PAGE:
Joe Davidson

Mira Loma football slumber is over, snapping 31-game skid

Retired coach Gerry Kundert, who led Mira Loma in its glory years in the 1970s, still roots for the Matadors.
Retired coach Gerry Kundert, who led Mira Loma in its glory years in the 1970s, still roots for the Matadors. Sacramento Bee file

Toby Thurman woke up refreshed on Saturday morning, a man reborn, and he sat bolt upright and asked himself if it was real.

Did Mira Loma High School finally win a football game?

It did, and Thurman jumped out of bed, ready to attack a new day. The third-year Matadors coach was hoarse from a lot of hollering the night before. A 31-game losing streak crumbled as Mira Loma raced past Encina 40-0 on Friday night at El Camino.

The burden of defeat has been lifted. The Matadors are no longer labeled as losers but rather as players ready to embrace their new feel-good fortune, eager for more, because the only good thing about losing streaks is ending them.

“Got up early, and it was one of those really special mornings,” Thurman said. “My faith in God is deep, and we pray before games to keep us safe, and the kids were so excited to win. I’m so proud of them. We had seniors who were in tears, just bawling. The young freshmen here, we give them hope for the future in football. And the fans? Wow.”

The fans – students, faculty, parents – rushed the field after Mira Loma earned its first victory since the end of the 2012 season and then did a victory lap. Added Thurman, “When you lose like we had been, you don’t get many fans. No one wants to see a loser. We’re not losers any more.”

Dillon Hughes hit Porschauy Caldwell and Dorin Matveev for touchdown passes, and Isaiah Mull and Raphael Shakano each returned interceptions for touchdowns to key the Matadors.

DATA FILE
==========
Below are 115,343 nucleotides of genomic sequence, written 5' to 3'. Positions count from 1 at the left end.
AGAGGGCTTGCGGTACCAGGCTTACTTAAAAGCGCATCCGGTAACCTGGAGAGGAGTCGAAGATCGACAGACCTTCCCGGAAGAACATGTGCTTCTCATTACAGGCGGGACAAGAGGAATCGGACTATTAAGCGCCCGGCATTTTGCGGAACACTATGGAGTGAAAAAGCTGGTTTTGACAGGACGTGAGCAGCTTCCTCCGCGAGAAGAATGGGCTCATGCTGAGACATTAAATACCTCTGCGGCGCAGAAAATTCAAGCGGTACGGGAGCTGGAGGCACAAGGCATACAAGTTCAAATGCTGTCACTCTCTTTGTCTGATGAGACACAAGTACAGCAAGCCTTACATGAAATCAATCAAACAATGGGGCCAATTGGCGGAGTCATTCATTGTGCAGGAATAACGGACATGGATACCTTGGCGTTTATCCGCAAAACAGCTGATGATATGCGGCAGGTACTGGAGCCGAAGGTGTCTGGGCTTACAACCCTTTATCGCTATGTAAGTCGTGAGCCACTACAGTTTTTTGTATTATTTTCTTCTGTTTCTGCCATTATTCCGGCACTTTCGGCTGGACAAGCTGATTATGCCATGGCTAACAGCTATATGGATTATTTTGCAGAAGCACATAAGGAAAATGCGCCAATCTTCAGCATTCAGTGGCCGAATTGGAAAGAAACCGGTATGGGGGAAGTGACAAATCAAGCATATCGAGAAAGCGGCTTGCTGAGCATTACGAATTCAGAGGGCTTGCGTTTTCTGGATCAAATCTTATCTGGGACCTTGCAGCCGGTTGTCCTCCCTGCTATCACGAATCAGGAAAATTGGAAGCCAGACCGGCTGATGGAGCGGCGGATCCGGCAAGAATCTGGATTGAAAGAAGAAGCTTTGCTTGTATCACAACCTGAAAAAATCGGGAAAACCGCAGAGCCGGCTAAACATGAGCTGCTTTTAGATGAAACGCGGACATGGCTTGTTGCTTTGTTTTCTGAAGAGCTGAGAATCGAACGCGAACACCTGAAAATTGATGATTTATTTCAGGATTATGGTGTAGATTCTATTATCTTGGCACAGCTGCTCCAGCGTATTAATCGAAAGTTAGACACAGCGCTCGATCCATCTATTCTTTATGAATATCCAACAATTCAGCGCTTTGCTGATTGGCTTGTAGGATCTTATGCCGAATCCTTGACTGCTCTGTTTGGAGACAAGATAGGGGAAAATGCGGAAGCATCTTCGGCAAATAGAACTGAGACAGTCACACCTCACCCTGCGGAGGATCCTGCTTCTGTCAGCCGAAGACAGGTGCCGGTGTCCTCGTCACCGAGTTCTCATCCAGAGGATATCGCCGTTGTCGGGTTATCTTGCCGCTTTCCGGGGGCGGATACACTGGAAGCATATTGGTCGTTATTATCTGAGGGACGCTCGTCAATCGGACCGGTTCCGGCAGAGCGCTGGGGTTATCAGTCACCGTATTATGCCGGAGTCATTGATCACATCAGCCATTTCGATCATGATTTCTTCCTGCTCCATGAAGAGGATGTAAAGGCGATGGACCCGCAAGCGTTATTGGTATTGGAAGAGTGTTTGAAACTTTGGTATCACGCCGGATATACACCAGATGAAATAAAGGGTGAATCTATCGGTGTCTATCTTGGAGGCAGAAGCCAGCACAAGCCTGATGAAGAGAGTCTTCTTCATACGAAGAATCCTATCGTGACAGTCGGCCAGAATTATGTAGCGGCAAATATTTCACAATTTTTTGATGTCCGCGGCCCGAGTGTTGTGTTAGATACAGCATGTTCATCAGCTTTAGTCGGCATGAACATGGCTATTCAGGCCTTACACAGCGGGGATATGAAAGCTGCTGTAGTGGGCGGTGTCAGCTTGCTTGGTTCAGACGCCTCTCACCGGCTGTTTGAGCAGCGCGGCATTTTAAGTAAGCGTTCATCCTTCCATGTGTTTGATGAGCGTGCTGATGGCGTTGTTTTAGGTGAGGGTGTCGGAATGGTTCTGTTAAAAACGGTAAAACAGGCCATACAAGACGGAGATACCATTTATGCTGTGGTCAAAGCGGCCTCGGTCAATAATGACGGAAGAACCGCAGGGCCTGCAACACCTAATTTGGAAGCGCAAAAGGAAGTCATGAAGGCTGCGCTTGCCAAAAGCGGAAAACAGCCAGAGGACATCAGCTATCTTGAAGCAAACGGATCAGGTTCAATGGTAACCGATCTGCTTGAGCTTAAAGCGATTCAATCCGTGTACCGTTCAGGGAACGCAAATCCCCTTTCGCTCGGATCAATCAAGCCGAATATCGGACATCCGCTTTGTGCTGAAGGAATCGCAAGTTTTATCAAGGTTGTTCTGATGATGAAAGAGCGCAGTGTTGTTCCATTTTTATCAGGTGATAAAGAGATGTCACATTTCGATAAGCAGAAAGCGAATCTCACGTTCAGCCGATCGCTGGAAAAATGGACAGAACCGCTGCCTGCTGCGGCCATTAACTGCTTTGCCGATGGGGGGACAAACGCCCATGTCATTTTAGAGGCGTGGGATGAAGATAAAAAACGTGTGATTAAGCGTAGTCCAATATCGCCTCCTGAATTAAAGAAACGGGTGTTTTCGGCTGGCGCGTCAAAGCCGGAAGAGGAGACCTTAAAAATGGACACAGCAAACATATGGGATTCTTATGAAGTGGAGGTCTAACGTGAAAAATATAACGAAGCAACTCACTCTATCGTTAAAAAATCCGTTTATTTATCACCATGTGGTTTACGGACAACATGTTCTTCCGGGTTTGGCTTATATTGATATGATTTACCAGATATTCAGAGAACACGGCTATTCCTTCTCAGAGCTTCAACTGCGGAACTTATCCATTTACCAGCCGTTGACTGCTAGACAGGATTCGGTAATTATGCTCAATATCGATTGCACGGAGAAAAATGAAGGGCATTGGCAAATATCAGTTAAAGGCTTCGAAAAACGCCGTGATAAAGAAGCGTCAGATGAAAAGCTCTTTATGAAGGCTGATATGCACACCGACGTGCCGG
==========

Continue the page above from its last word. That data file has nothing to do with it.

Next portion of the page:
Mira Loma opened in 1960 and emerged as a football power in short order under famed coaches Don Brown and Gerry Kundert, fuming throwback sorts who ushered in the wing-T era to this region. The Matadors won championships and enjoyed 28-game winning streaks in the ’60s and ’70s, and they remained strong into the early ’80s. Brown and Kundert, now in their 80s, root for Mira Loma success, with Kundert saying last year, “They just need a coach who cares and puts the time in, and it might be (Thurman).”

The winds of change were not kind to Mira Loma in football as dwindling school enrollment and changing demographics affected the program. Mira Loma has remained strong academically, particularly with the International Baccalaureate program and Science Bowl teams.

The Matadors have produced just three winning seasons since 1984. In recent seasons, victories were measured by eligibility success, first downs and touchdowns. Mira Loma still battles low numbers and has just 20 players on the roster now. But winning may up those numbers as impressionable students tend to gravitate to a good thing.

Thurman is beloved by players and staff. He goes by “Pastor” because of his passionate team speeches and because his parents – Gwen and Charles Thurman – were longtime pastors in Fairfield churches. Thurman has long preached to players not to quit, to not cut corners in class, the weight room or the practice field.

“It starts when you wake up,” Thurman said. “We do weight training at 6:30 in the morning, and being a good student means being on time to class, good behavior. In football, you can let it all hang out and have fun.”

A closer look at the area’s longest losing skids:

▪ 36; McClatchy, ending in 2005: The Lions practiced using a victory formation, for fun, and then used it amid cheers and tears.

▪ 34; Colfax, ending in 1975: Coach Bob Claycamp said he was “young, dumb and naive” in those days – and much smarter when he was defensive coordinator for Colfax’s 1986 section championship team.

▪ 32; Natomas, ending in 2014: Players, coaches and administrators embraced as if they had won the Lotto, and then celebrated more when making the playoffs.

▪ 30; Rio Linda, ending in 1983: Coach Don Dillon’s first task was changing the culture, including halting the players’ midweek, after-school pheasant hunting trips.

▪ 28; Sacramento, ending in 1985: Coach Ron Reclusado received standing ovations in class, and his coaching brother Pete fielded numerous calls “from old girlfriends.”

▪ 28; Kennedy, ending in 2013: Coach Matt Costa said he felt refreshed after “waking from a coma.” He led Kennedy to an 8-3 mark last season.

▪ 28; Encina, ending in 1990: The school switched mascots from Apaches to Bulldogs, anything in an effort to change the image and karma.

▪ 28; Encina, ending in 2012: The coaches were so delighted to win, they answered the dare from players to dance in the locker room.

▪ 26; Galt, ending in 2002: It was so grim for the Warriors that the leading rusher at midseason was the punter, on three busted plays and a fake.

▪ 22; Bear River, ending in 1988: Coach Terry Logue, still with the program, said players were afraid to tackle. The Bruins haven’t had a losing season since.